I have to point out that the website you provided was an opinion piece, not a research paper, written by someone that cited a number of research studies that only and all supported his or her position. The language used in that piece is absolutely oozing with personal bias, written in the first person and using words such as “superstition” and “magic”. I find this ironic, given your accusation of my post as being not based in evidence. If you had cited a systemic review from the Cochrane database, I would lend it more credibility, but again, I am writing for a blog, not a research review. Blogs are anecdotal by nature and are not intended to be authorities on information. HAPS is and should be a friendly community where any topics related to A&P are open for discussion.

      As healthcare professionals in an age of ever-increasing popularity for CAM, we would be remiss to turn a blind eye and dismiss practices such as acupuncture, chiropractic, herbal medicine. Do we, without question, believe that a therapy “works” because numerous people say it did, if the research lends no support? Of course not. Should we continue to take a look at something with overwhelming anecdotal evidence to support it? I think so. The effect is happening somewhere, otherwise the practice would have died off a very long time ago.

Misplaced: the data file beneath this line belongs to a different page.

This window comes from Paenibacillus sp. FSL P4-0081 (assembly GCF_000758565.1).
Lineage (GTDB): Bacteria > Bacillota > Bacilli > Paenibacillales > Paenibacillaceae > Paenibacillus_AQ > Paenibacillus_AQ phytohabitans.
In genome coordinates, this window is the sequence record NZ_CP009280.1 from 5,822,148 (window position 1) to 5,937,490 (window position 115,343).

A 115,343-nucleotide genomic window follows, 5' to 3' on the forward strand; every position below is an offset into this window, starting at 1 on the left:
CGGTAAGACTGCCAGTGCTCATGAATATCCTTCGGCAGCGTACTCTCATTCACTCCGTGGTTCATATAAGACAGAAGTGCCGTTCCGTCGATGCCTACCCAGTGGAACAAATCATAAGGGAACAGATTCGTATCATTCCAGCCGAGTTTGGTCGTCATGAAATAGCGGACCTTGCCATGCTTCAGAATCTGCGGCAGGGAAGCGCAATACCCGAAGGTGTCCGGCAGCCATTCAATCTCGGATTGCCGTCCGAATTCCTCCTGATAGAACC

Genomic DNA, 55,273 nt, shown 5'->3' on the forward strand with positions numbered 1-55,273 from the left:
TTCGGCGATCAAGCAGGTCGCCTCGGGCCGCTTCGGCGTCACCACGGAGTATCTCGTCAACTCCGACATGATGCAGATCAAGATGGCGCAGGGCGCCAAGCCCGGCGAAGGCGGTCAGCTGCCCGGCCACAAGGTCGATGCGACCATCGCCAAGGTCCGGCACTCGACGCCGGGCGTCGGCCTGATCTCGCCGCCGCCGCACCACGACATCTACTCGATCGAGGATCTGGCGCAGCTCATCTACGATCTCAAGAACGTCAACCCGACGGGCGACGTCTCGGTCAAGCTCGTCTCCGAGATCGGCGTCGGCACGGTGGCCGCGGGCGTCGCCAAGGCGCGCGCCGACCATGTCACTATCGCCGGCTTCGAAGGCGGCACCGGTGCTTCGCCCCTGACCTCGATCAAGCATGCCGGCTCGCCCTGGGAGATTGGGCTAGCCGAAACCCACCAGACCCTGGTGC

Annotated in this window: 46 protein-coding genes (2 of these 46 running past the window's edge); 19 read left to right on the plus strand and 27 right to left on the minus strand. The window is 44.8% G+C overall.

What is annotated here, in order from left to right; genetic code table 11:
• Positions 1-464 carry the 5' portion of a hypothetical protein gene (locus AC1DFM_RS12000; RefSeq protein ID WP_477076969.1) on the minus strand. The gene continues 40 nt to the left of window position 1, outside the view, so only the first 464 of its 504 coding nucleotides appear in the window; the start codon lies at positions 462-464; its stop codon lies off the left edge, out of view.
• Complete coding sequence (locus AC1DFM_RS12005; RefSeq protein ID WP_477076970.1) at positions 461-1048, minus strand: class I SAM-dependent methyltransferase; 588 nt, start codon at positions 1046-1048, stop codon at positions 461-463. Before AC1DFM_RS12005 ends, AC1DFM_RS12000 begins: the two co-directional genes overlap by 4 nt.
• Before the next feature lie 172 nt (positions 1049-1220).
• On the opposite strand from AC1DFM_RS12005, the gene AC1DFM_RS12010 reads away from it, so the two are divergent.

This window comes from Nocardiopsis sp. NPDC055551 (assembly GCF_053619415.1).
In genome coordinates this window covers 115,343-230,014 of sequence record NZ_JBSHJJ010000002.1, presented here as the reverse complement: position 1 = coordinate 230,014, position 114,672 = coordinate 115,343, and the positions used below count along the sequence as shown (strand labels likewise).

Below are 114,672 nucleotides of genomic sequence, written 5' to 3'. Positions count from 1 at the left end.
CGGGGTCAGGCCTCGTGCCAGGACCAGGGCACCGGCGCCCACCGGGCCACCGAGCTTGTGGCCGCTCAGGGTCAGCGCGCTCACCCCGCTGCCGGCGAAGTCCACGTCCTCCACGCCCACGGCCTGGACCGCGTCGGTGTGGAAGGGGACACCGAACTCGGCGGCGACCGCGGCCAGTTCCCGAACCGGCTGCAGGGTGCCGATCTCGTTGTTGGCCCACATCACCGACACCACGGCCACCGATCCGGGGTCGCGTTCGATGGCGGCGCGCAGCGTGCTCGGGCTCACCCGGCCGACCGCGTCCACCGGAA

I hope you now understand what my intention was in meeting the request for this blog. If you do not approve of someone doing a series on CAM, feel free to skip over my posts, but I hope you don’t!

      Krista

Leave a Reply

Fill in your details below or click an icon to log in:

WordPress.com Logo

You are commenting using your WordPress.com account. Log Out / Change )

Twitter picture

You are commenting using your Twitter account. Log Out / Change )

Facebook photo

You are commenting using your Facebook account. Log Out / Change )

Google+ photo

You are commenting using your Google+ account. Log Out / Change )

Connecting to %s

%d bloggers like this: